Thank you for speaking out on your belief in Jesus Christ.
I am limited to where I can plant food plots. The places I have here in south central Tennessee are either rocky and covered in thick fescue or just thick fescue. Is there a good way to kill the fescue to be able to plant a good food plot?
Thanks again for your program.
It is extremely rocky where I live and any openings were covered with fescue when I started, so I understand your situation. Besides being rough on equipment, exposed rocks usually indicate the local soil has very limited organic matter and won’t hold moisture very well. This results in plots that are very susceptible to droughts. I use composted litter and have been very pleased with the results and the amount of soil that has been established in my plots, as well as the antler growth that has occurred.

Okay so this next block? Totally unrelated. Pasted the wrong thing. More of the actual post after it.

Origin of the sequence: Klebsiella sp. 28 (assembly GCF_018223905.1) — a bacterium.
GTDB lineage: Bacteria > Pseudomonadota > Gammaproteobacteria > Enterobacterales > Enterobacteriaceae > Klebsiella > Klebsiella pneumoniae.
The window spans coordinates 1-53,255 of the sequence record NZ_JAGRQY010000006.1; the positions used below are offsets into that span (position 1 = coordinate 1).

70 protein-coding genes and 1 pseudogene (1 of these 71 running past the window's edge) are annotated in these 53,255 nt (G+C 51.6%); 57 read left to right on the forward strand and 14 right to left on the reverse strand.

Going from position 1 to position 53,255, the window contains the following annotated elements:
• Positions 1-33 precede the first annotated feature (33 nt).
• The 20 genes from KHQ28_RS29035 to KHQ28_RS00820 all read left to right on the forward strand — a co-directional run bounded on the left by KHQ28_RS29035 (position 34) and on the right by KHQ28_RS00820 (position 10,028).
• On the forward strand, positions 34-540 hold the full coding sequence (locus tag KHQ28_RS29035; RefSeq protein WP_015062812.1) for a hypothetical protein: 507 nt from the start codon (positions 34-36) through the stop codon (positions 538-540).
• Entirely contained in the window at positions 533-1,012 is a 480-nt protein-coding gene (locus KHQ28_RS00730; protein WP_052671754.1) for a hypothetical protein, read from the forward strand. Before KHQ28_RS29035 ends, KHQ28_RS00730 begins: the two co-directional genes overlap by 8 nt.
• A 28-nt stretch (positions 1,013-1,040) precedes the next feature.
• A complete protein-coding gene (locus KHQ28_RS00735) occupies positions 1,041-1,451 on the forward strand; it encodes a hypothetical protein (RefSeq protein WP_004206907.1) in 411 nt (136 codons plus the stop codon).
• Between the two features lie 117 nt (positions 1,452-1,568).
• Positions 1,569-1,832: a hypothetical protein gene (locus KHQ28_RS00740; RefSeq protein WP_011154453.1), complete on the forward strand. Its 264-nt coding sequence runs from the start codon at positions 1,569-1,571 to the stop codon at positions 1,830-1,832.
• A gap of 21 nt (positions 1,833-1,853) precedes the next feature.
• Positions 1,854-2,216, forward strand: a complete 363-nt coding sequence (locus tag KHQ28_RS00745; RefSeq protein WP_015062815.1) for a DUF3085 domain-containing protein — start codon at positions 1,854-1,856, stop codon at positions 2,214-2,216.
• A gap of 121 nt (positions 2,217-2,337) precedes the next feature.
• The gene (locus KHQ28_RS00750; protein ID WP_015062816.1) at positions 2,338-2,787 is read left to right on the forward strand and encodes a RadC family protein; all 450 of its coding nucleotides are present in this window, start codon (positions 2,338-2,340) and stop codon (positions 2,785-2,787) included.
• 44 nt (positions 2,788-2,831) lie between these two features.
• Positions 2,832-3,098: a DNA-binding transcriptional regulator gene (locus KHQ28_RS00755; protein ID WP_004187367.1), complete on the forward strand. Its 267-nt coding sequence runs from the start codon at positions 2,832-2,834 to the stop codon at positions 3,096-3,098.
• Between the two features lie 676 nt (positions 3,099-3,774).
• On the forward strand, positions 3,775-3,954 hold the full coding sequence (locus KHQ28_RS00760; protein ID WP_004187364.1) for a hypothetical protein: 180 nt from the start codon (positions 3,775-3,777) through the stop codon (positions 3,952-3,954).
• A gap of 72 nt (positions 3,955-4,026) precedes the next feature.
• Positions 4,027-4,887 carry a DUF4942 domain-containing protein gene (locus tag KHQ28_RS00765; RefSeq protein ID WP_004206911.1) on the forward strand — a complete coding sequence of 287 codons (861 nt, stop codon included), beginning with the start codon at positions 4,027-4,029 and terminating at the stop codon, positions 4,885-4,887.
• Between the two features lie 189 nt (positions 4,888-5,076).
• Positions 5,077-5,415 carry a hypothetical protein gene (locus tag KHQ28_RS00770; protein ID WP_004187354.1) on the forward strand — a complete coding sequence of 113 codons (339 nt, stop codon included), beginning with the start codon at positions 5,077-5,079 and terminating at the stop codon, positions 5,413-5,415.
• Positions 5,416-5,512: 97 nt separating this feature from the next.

There are many methods to kill fescue. I prefer to prepare good fire breaks and burn the fescue just before it greens up during the spring. A slow moving backing fire will remove the dead plants, etc. This will encourage a flush of new growth from the fescue. When the new growth is 4-6” tall, I spray with two quarts of Glyphosate per acre mixed with ammonia sulfate and a surfactant. I like a sprayer/nozzle combination that produces a small droplet size and that is calibrated to discharge about 15 gallons per acre. In some cases, a second application of Glyphosate will be required, pending on the timing of the spraying, weather conditions, etc.
I then use a no-till drill or the broadcast technique to plant. Disking will only serve to bring fescue and other weed seeds closer to the soil’s surface so they can germinate. There are many programs that will work, but these steps have proven to work very well and are relatively inexpensive compared to other processes.
Growing Deer together,